Thursday, October 30, 2014

Brian Vinchesi

Brian Vinchesi, the 2009 EPA WaterSense Irrigation Partner of the Year, is President of Irrigation Consulting Inc., a golf course irrigation design and consulting firm headquartered in Pepperell, Mass., that designs irrigation systems throughout the world. He can be reached at bvinchesi@irrigationconsulting.com or 978/433-8972.

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Green golf!

Irrigation Issues

Rockland CC’s Matt Ceplo, CGCS, plants a green roof on his pump house.

October 16, 2014

 

Brian Vinchesi

 

Matt Ceplo, CGCS, has a reputation for being an environmental steward, something not common in the golf industry. The 19-year turf veteran at Rockland Country Club in Sparkill, N.Y., not only “talks the talk,” but “walks the walk” as a member of GCSAA’s environmental committee. His list of environmental accomplishments is impressive.

In 2011, Ceplo received the Global Sports Alliance’s New York Environmental Steward Award. In 2012, he received the Metropolitan (New York) Golf Association’s Arthur P. Weber Environmental Steward Award. In 2013, he received the prestigious GCSAA President’s Award for Environmental Stewardship. Throughout his years at Rockland, Ceplo has promoted golf’s environmental benefits not only to his members and board, but to his community, county and state.

How has he done this? Ceplo says it all started with getting Rockland Country Club Audubon Certified. Here’s a short list of his environmental activities

  • President of the Tri-State Research Foundation
  • Member Audubon International Board of Directors
  • Chairman of the Rockland Water Quality Committee
  • Formed a Rockland Water Wise Committee
  • Member of the Sparkill Creek Watershed Alliance
  • Established Rockland Country Club as a Monarch Way Station and a Designated Operation Pollinator Golf Course
  • Runs an annual fishing derby to showcase Rockland’s irrigation pond and sponsors local environmental activities with girl and boy scouts.
  • Joined the North American Butterfly Association and posts bi-weekly counts to NABA’s website.
     

So why is environmentalism in an irrigation column? Ceplo recently oversaw the installation of a water efficient 18-hole irrigation system at Rockland, including a new pump station. The pump station installation required replacing the existing wet well for the turbine pumps into the existing renovated pump house. To install the new wet well and pumps in the existing building, that pump house had to be expanded and remodeled. Due to permitting issues, the old facility could not be demolished because a minimum of two walls from the original building needed to be maintained. This restriction limited the location and look of the new pump house. The remodel work called for replacing the slightly sloped roof on the existing pump house with a flat roof.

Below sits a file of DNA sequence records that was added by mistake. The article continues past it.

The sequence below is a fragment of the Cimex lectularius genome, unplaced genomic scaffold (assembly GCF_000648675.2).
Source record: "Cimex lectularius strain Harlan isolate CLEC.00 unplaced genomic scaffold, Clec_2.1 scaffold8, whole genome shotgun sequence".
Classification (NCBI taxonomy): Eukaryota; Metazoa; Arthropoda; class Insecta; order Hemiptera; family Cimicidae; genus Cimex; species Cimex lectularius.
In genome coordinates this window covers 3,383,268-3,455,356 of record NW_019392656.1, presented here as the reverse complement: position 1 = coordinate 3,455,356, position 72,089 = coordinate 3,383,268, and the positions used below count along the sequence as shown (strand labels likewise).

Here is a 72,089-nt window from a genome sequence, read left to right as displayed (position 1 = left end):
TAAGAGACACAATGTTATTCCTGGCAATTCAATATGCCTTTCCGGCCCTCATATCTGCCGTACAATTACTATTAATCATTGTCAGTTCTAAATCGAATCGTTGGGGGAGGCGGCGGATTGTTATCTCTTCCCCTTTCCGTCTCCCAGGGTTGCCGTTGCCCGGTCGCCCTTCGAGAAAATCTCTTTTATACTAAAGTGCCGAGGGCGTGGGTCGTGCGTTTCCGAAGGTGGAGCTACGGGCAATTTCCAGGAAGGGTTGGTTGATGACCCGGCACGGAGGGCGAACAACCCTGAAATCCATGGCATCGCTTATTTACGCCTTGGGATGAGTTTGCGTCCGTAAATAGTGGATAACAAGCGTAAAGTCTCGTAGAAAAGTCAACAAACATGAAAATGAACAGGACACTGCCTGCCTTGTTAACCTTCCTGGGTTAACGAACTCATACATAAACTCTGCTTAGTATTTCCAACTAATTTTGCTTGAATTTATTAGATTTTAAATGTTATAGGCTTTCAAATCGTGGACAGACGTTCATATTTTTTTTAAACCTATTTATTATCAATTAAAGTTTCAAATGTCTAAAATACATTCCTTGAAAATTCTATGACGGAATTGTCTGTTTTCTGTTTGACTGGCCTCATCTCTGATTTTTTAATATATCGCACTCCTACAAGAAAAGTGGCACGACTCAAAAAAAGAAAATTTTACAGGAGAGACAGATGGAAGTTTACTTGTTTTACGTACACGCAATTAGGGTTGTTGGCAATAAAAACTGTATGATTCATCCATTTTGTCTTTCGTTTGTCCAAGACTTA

Ceplo saw the project as a “green” opportunity. Rockland’s pump house is visible from the clubhouse’s main dining room, which accounted for the desire to move the wet well and pumps inside. Because the building is so visible from the clubhouse, Ceplo’s goal was to make the pump house more aesthetically pleasing. Ceplo suggested to his board that the pump house have a green roof. And even though it was more expensive, a green roof made the building more attractive from not only the clubhouse, but from other areas of the course, as well.

Weight is an issue with any green roof, so the roof trusses were designed to deal with the added weight. The roof was a typical green roof system with a layered soil profile. The top soil layer of the 760-square-foot roof consists of a green roof planting soil mix that includes volcanic ash and organic compost to reduce weight. The green roof is planted with an Ernst Seed showy Northeast native wildflower and grass mix. Roof drains are utilized to remove any excess moisture.

The green roof has several advantages: there is, of course, the aesthetic value, oxygen production, and reduced cooling and heating requirements for the pump house.

I’ve heard of courses that have green roofs on their maintenance buildings, but not pump houses that have green roofs installed above ground. Most golf courses would not incur the additional expense to install the green roof. Given Ceplo’s track record, he convinced the board that the extra expense of the green roof was worth it. Just another example of his environmentalism, which adds to his reputation.

 

Brian Vinchesi, the 2009 EPA WaterSense Irrigation Partner of the Year, is president of Irrigation Consulting Inc., a golf course irrigation design and consulting firm headquartered in Pepperell, Mass., that designs irrigation systems throughout the world. He can be reached at bvinchesi@irrigationconsulting.com or 978/433-8972.

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